“We didn’t invest time and money into archiving our plays digitally, and we realised this when people were asking for recordings on platforms like BookMyShow and Insider. Either the video quality was bad, or the audio was, or both, and it wasn’t going to be a pleasurable experience at all.”

During the pandemic, they really grew in terms of not just the craft, but also in terms of finding ways to improve how they were digitally showcasing pieces, Akarsh explains. “The fact of the matter is that theatre is a niche art form in our country. And then, digital theatre is even more niche,” he adds. “And with so many options for entertainment at that point in time, we didn’t stand a chance if we didn’t adapt.”

As a reaction, they were forced to start putting more effort and skill into making their work not just more palatable, but also presentable.

Akarsh says, “At the time, everybody was doing monologues and things like that on Instagram, basic stuff with which, over time, visual boredom sets in. It was important for us to find more substance that would work given our limited resources. And I think that we also started experimenting with the form a little bit by, for instance, using our phone cameras as our friends rather than just, you know, a viewer’s perspective, to tell stories in a slightly more engaging manner. When you know there’s so much content out there for your consumption, there has got to be something attractive about the way you present even a theatrical piece online. So, yes, that effort became very necessary.”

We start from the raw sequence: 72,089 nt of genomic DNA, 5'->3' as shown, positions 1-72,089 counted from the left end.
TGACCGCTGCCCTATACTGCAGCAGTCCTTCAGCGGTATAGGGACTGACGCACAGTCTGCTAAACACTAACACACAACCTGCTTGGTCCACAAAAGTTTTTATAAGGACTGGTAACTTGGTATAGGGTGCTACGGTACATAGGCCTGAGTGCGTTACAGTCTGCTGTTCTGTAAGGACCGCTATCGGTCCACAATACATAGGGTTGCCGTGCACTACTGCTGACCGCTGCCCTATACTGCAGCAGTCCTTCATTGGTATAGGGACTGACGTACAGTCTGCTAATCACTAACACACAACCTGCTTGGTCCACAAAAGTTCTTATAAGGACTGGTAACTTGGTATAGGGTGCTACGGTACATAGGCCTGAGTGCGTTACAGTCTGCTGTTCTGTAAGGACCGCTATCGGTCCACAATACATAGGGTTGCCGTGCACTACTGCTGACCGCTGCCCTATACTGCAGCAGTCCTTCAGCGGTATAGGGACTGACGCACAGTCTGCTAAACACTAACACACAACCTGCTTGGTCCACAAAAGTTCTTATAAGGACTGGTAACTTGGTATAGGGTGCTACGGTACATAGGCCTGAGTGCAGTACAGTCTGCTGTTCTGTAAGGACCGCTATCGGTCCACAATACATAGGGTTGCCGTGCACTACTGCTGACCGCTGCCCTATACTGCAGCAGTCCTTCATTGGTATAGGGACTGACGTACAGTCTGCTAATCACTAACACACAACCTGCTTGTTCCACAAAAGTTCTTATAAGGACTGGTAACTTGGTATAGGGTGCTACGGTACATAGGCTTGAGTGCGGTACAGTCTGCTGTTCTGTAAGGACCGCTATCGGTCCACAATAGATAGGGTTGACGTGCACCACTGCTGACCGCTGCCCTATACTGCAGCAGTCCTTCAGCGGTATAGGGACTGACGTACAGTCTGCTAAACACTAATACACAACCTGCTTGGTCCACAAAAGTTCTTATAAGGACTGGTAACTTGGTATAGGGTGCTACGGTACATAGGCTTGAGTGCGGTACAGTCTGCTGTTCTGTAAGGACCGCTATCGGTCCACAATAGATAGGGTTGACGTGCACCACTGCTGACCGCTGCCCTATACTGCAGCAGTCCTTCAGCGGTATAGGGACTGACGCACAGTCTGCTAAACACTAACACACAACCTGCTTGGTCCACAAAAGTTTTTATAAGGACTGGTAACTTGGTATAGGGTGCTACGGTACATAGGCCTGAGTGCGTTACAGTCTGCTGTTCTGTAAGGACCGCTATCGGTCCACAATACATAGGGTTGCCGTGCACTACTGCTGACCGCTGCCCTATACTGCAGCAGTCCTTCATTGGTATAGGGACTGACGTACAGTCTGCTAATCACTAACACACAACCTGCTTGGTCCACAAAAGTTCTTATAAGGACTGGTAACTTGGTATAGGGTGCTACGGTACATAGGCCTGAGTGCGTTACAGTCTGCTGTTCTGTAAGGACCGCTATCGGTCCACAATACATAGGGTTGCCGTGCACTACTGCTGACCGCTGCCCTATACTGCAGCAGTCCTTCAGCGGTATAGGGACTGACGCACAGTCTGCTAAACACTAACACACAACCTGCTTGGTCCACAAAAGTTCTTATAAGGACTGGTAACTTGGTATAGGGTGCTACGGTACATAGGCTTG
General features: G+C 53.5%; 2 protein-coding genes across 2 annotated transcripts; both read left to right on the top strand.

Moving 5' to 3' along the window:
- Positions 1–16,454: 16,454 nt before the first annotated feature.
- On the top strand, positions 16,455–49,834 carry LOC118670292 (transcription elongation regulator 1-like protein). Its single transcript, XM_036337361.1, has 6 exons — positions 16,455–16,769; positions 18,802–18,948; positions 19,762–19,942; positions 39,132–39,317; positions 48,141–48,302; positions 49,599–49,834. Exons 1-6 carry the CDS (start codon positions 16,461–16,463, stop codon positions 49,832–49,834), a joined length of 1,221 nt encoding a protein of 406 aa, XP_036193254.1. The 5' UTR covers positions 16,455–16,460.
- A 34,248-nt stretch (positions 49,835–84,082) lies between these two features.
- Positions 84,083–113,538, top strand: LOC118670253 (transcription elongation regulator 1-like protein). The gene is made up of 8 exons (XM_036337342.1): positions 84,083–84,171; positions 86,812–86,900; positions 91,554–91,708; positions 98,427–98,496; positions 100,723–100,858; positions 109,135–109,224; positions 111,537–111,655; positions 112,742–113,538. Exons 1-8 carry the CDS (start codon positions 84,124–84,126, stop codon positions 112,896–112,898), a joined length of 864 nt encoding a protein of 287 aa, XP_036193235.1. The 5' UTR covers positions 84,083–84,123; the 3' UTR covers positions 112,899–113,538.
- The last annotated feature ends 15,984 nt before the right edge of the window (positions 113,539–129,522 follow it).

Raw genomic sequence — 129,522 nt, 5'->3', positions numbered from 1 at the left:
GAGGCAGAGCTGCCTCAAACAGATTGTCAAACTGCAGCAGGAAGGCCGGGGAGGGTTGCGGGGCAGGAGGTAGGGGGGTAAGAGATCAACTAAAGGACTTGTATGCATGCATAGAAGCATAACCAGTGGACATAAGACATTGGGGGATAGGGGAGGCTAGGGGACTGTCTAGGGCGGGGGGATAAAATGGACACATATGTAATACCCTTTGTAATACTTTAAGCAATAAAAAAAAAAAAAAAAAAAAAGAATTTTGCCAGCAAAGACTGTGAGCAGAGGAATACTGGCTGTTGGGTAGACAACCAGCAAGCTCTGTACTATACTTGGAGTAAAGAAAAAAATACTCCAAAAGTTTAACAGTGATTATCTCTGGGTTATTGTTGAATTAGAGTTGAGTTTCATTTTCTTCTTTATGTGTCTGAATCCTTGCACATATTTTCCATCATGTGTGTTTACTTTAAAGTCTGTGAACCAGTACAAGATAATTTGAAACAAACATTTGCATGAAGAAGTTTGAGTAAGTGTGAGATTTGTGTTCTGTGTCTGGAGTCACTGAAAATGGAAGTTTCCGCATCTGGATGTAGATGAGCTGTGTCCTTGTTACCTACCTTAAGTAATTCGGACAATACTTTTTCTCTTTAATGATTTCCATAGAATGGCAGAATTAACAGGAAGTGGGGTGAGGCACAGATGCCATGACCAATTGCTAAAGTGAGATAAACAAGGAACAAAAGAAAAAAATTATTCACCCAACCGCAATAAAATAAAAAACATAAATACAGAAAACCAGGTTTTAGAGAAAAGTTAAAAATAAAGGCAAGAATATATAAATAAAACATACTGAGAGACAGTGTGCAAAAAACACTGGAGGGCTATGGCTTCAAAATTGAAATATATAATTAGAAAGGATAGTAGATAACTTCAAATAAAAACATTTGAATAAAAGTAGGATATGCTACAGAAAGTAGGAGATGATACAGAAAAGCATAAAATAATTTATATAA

Dining with an icon

Akarsh says that his wife Dilshad has been a huge support through it all. It is no wonder, then, that they met through theatre. Though they have been married 11 years, they had known each other for a while before deciding to tie the knot.

“At one point, she was part of a workshop that we were conducting. She mentioned to me then that she had done a fair amount of theatre, so I cast her in one of our plays. After that, we continued working together quite regularly. We were actually good friends for seven years before we got married.”

We ask Akarsh if there is any one person, living or dead, that he would like to sit down for a meal with. There is a pause, because he is worried about coming across as clichéd. “It would have to be Shakespeare, because I’m so enamoured by his storytelling,” he says. “I mean, when we were studying things like Julius Caesar in school, it was the bane of our existence. But I think as we matured and started reading more plays, his command over the language, and his prowess, started becoming clear.”

“I think that would be such a great brain to pick,” he gushes. “I want to know where this abundance of stories came from. Stories that have now become a part of our legacy and our culture, across the world.”

Related Links

Disclaimer: The views expressed in this article are independent views solely of the author(s) expressed in their private capacity and do not in any way represent or reflect the views of

Written By: Shraddha Uchil

Photos by Ashish Das